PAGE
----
Lysosomes: Definition, Structure, Functions

Lysosomes are tiny vascular membrane-bound vesicles involved in intracellular digestion. They contain a variety of hydrolytic enzymes that remain active under acidic conditions.

Greek words “Lysis = digestive or break down, and soma = body“.

During electron microscopic studies in the early 1950s, rounded dense bodies were observed in rat liver cells. These bodies were initially described as “perinuclear dense bodies“. Later in 1955, Belgian cytologist C. de Duve renamed these organelles “lysosomes“.

Definition of Lysosomes

Lysosomes are small sac-like membrane-bound cytoplasmic cell organelles that contain hydrolytic enzymes for cellular digestion.

Occurrence

Lysosomes occur mainly in most animal and few plant cells (e.g.-Onion seeds, Barley seeds, Corn seedlings, Yeast, and Neurospora).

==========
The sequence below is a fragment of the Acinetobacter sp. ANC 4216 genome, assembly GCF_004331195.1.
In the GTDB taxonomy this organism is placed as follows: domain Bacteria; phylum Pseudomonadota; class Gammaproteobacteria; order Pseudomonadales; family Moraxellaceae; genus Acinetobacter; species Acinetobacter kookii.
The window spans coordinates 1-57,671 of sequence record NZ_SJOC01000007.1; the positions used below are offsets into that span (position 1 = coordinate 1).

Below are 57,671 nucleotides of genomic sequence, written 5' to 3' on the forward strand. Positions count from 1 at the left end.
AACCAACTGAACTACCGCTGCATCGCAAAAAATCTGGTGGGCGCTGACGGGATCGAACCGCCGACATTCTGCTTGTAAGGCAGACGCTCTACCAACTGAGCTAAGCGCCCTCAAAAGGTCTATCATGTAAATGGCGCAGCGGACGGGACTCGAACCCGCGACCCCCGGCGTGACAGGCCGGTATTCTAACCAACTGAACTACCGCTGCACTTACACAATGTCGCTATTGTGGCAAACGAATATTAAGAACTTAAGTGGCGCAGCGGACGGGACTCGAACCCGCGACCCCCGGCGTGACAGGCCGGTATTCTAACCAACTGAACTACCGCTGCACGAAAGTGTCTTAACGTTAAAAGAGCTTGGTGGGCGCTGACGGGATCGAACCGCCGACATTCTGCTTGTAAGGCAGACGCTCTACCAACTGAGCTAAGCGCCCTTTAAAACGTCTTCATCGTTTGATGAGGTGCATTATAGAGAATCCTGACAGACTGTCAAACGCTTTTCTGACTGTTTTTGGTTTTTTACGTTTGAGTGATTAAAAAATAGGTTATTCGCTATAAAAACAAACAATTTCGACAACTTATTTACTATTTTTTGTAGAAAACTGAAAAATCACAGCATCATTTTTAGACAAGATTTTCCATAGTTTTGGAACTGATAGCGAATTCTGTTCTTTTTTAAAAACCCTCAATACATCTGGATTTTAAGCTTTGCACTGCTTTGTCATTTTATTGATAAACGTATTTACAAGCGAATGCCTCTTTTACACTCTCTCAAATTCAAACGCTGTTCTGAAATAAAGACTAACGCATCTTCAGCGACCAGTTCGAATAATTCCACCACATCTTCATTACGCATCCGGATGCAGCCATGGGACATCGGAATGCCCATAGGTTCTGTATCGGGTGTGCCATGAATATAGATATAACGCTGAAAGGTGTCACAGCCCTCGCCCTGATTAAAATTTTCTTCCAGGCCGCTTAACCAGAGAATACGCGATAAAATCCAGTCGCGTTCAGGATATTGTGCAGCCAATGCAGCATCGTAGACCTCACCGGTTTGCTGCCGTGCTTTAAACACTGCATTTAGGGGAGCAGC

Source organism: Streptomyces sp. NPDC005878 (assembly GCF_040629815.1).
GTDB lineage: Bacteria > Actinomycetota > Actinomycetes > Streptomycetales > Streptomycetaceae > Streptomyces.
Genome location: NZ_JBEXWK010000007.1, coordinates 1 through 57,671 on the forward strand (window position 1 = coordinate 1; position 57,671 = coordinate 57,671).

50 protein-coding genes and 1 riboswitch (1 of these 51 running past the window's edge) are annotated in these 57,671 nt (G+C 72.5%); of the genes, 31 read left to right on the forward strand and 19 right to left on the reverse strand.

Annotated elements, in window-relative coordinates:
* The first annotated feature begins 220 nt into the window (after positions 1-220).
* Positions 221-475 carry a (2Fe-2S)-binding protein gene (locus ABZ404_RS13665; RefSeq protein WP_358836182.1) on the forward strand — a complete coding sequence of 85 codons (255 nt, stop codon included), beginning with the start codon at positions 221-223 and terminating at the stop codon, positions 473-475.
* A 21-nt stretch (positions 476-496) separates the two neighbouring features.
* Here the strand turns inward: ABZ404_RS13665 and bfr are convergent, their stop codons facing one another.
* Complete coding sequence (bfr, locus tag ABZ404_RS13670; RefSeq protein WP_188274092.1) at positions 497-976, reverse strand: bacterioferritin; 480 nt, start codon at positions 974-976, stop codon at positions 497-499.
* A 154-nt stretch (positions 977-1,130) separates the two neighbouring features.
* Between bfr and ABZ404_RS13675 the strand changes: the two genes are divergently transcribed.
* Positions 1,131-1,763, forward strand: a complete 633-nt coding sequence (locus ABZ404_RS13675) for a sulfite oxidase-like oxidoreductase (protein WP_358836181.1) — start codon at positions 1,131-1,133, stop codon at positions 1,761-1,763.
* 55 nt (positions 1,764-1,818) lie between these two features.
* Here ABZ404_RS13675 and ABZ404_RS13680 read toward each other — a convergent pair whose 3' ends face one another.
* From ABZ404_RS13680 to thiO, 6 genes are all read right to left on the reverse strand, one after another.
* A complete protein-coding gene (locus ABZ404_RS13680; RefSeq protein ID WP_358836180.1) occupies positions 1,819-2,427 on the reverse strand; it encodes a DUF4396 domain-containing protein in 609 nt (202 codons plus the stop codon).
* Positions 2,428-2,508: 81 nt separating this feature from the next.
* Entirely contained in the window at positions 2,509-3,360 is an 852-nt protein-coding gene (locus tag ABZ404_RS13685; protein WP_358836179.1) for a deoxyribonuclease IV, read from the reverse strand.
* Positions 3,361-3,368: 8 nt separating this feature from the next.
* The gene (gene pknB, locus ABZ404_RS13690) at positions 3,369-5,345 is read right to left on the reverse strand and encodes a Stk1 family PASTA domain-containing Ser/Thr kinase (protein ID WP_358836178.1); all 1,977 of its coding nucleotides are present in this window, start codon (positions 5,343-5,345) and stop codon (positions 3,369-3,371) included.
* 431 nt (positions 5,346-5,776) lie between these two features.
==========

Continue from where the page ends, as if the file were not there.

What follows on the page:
They are absent in bacteria and mature mammalian erythrocytes. Leukocytes, especially granulocytes are rich in lysosomes. Few lysosomes occur in muscle cells or in acinar cells of the pancreas.

Shape and size

The shape and size of lysosomes are variable. Morphologically they can be compared with Amoeba and white blood cells (W.B.C.). Lysosomes are normally 0.2 to 0.5 μm in size.

Since the size and shape of lysosomes vary from cell to cell and time to time (polymorphic nature), their identification becomes difficult.

Structure of Lysosomes

Like other cytoplasmic complexes, lysosomes are round sac-like structures that remain filled with dense material and digestive enzymes.

Each lysosome consists of mainly two parts- a limiting membrane and an inner dense mass or matrix.